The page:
Much as the modern Western world is concerned with diets, health, and anti-aging remedies, many early medieval Chinese Daoists also actively sought to improve their health and increase their longevity through specialized ascetic dietary practices. Focusing on a fifth-century manual of herbal-based, immortality-oriented recipes-the Lingbao Wufuxu (The Preface to the Five Lingbao Talismans of Numius Treasure)-Shawn Arthur investigates the diets, their ingredients, and their expected range of natural and supernatural benefits. Analyzing the ways that early Daoists systematically synthesized religion, Chinese medicine, and cosmological correlative logic, this study offers new understandings of important Daoist ideas regarding the body's composition and mutability, health and disease, grain avoidance (bigu) diets, the parasitic Three Worms, interacting with the spirit realm, and immortality. This work also employs a range of cross-disciplinary scientific and medical research to analyze the healing properties of Daoist self-cultivation diets and to consider some natural explanations for better understanding Daoist asceticism and its underlying world view.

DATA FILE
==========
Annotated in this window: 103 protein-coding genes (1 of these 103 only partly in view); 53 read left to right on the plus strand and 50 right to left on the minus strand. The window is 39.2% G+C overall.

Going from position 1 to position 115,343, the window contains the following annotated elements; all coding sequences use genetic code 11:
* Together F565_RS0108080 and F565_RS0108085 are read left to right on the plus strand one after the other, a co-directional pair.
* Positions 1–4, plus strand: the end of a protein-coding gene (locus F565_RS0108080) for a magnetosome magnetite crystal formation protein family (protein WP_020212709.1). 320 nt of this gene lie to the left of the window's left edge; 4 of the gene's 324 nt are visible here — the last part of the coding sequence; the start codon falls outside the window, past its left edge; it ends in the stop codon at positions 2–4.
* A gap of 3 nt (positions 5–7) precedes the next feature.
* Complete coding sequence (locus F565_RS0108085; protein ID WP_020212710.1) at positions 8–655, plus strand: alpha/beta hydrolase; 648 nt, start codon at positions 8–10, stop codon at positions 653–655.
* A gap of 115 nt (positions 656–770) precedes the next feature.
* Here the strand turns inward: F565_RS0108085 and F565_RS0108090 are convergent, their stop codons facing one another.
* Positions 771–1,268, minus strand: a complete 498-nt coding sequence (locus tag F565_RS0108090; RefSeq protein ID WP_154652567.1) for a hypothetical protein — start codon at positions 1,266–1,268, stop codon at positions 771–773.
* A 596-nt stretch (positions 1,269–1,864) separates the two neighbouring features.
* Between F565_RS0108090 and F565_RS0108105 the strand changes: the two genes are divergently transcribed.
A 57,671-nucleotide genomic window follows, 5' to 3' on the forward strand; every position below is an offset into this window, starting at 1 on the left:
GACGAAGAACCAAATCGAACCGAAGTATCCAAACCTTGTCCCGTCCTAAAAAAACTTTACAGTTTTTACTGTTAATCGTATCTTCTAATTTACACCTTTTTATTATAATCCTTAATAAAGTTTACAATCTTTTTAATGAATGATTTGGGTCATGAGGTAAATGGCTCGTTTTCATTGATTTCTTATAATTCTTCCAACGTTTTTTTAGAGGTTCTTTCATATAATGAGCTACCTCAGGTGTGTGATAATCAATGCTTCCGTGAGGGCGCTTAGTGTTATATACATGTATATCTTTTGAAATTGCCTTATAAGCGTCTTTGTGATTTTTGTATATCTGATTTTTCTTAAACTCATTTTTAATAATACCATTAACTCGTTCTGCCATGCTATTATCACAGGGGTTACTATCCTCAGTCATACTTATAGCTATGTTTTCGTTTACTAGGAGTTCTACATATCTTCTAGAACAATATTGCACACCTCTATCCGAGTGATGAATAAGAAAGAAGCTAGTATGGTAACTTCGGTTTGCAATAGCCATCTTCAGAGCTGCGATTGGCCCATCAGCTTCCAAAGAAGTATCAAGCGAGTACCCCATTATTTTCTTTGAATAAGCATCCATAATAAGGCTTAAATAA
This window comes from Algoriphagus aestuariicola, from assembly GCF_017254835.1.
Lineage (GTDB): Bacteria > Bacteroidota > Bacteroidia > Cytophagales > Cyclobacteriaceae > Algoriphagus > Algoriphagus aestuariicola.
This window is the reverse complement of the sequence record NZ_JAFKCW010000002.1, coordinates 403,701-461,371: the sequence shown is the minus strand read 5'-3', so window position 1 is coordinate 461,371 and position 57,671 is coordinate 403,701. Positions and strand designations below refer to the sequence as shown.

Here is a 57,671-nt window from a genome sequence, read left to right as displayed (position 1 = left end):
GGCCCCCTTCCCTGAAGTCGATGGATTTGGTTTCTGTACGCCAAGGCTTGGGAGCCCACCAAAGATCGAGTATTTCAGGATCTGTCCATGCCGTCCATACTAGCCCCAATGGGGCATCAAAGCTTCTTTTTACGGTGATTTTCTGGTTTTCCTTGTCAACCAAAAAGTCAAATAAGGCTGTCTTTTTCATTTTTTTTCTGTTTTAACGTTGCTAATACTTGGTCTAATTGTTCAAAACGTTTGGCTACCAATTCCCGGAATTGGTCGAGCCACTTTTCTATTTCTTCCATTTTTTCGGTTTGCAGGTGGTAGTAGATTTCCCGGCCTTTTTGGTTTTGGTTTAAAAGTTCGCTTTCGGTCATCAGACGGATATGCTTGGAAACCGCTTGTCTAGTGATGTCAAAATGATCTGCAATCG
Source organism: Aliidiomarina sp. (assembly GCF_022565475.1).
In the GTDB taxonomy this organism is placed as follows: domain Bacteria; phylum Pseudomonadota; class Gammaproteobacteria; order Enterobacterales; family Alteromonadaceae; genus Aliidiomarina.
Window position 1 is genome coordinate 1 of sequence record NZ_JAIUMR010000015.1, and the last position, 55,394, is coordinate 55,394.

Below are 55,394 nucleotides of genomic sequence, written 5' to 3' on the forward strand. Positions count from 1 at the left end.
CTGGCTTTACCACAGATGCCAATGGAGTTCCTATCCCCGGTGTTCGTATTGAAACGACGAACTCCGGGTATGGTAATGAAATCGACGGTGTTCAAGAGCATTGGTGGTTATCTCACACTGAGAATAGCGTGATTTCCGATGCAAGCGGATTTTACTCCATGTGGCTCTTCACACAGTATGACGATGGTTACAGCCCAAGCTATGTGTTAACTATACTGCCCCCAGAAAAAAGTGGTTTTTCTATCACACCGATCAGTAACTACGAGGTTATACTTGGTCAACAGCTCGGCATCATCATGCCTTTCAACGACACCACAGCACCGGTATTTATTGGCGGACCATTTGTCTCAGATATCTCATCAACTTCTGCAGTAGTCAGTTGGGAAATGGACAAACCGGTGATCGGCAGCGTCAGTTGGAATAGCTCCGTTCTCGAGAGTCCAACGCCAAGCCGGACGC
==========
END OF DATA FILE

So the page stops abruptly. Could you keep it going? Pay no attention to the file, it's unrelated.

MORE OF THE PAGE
Shawn Arthur is associate professor of Religion at Appalachian State University in Boone, North Carolina. His teaching and research focus on early Daoism; Chinese religions; the intersection of religion, culture, medicine, and the body; and method and theory in the study of religion.